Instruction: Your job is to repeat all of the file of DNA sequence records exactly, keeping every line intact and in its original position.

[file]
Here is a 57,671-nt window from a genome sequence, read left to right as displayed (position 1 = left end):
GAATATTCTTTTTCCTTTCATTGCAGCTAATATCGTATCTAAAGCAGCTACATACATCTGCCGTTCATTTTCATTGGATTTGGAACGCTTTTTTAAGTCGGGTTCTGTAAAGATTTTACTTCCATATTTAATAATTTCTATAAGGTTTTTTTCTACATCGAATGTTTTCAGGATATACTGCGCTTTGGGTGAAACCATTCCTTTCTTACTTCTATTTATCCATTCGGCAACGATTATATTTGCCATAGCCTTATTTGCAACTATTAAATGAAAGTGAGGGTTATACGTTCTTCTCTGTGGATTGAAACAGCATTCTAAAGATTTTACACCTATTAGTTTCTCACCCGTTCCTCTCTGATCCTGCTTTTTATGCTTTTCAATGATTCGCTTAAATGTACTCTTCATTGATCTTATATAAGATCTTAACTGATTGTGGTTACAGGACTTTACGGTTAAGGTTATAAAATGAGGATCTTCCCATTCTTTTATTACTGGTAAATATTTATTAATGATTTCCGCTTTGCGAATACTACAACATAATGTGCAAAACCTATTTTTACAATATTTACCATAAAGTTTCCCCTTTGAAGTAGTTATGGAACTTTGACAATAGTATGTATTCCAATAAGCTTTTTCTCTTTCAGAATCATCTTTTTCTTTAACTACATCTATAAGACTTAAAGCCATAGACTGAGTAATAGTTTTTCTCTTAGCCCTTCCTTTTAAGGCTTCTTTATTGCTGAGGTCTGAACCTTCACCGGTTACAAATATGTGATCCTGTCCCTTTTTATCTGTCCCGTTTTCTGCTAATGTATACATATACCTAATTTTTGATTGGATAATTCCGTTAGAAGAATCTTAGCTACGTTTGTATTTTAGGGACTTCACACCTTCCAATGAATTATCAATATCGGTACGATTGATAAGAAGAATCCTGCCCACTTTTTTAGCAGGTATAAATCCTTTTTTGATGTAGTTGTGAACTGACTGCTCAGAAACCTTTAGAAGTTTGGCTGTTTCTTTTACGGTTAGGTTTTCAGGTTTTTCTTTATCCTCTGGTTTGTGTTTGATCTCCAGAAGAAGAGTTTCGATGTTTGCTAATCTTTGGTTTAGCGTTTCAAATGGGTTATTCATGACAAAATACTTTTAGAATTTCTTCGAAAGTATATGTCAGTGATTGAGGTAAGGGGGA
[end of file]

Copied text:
Here is a 57,671-nt window from a genome sequence, read left to right as displayed (position 1 = left end):
GAATATTCTTTTTCCTTTCATTGCAGCTAATATCGTATCTAAAGCAGCTACATACATCTGCCGTTCATTTTCATTGGATTTGGAACGCTTTTTTAAGTCGGGTTCTGTAAAGATTTTACTTCCATATTTAATAATTTCTATAAGGTTTTTTTCTACATCGAATGTTTTCAGGATATACTGCGCTTTGGGTGAAACCATTCCTTTCTTACTTCTATTTATCCATTCGGCAACGATTATATTTGCCATAGCCTTATTTGCAACTATTAAATGAAAGTGAGGGTTATACGTTCTTCTCTGTGGATTGAAACAGCATTCTAAAGATTTTACACCTATTAGTTTCTCACCCGTTCCTCTCTGATCCTGCTTTTTATGCTTTTCAATGATTCGCTTAAATGTACTCTTCATTGATCTTATATAAGATCTTAACTGATTGTGGTTACAGGACTTTACGGTTAAGGTTATAAAATGAGGATCTTCCCATTCTTTTATTACTGGTAAATATTTATTAATGATTTCCGCTTTGCGAATACTACAACATAATGTGCAAAACCTATTTTTACAATATTTACCATAAAGTTTCCCCTTTGAAGTAGTTATGGAACTTTGACAATAGTATGTATTCCAATAAGCTTTTTCTCTTTCAGAATCATCTTTTTCTTTAACTACATCTATAAGACTTAAAGCCATAGACTGAGTAATAGTTTTTCTCTTAGCCCTTCCTTTTAAGGCTTCTTTATTGCTGAGGTCTGAACCTTCACCGGTTACAAATATGTGATCCTGTCCCTTTTTATCTGTCCCGTTTTCTGCTAATGTATACATATACCTAATTTTTGATTGGATAATTCCGTTAGAAGAATCTTAGCTACGTTTGTATTTTAGGGACTTCACACCTTCCAATGAATTATCAATATCGGTACGATTGATAAGAAGAATCCTGCCCACTTTTTTAGCAGGTATAAATCCTTTTTTGATGTAGTTGTGAACTGACTGCTCAGAAACCTTTAGAAGTTTGGCTGTTTCTTTTACGGTTAGGTTTTCAGGTTTTTCTTTATCCTCTGGTTTGTGTTTGATCTCCAGAAGAAGAGTTTCGATGTTTGCTAATCTTTGGTTTAGCGTTTCAAATGGGTTATTCATGACAAAATACTTTTAGAATTTCTTCGAAAGTATATGTCAGTGATTGAGGTAAGGGGGA